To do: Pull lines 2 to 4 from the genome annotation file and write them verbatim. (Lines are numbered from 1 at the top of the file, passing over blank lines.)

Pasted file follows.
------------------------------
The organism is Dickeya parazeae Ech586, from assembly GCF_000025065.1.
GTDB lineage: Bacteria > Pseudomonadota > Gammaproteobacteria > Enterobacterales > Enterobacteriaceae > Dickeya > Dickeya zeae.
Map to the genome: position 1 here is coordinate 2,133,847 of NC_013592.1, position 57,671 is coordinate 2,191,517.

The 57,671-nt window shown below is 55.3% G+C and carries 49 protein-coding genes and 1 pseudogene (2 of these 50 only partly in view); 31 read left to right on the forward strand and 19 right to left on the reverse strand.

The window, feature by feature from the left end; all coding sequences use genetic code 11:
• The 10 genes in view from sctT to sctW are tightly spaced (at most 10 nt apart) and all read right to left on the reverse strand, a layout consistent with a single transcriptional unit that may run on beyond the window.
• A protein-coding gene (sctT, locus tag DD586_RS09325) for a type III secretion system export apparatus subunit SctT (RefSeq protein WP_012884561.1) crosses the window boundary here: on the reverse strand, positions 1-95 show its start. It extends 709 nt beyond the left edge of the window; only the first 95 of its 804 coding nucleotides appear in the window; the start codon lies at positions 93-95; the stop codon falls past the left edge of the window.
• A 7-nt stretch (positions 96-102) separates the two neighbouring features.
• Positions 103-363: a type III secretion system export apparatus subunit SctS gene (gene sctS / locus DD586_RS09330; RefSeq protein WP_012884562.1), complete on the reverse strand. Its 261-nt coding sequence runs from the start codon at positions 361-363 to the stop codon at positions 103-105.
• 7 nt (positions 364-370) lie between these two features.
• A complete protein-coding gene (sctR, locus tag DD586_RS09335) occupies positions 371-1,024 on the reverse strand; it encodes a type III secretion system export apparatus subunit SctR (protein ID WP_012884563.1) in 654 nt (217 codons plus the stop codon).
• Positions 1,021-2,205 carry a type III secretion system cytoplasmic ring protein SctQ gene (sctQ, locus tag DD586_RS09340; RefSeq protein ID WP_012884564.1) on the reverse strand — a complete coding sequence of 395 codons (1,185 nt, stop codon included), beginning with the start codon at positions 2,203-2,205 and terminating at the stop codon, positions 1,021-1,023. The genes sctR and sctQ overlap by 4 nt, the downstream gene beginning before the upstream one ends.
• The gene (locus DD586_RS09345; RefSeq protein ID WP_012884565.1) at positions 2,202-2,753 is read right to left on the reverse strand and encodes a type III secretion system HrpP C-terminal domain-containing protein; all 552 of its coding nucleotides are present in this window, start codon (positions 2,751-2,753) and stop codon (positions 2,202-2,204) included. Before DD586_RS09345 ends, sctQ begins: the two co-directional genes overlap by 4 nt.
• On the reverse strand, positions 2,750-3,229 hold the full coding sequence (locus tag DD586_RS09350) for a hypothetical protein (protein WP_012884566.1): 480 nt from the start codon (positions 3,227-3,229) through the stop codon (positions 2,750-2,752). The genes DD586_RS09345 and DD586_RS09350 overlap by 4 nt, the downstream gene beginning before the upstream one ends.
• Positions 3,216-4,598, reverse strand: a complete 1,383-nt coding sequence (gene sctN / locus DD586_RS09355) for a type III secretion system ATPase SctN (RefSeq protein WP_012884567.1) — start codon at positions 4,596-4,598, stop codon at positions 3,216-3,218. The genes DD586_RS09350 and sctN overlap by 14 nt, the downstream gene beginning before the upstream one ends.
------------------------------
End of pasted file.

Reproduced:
GTDB lineage: Bacteria > Pseudomonadota > Gammaproteobacteria > Enterobacterales > Enterobacteriaceae > Dickeya > Dickeya zeae.
Map to the genome: position 1 here is coordinate 2,133,847 of NC_013592.1, position 57,671 is coordinate 2,191,517.

The 57,671-nt window shown below is 55.3% G+C and carries 49 protein-coding genes and 1 pseudogene (2 of these 50 only partly in view); 31 read left to right on the forward strand and 19 right to left on the reverse strand.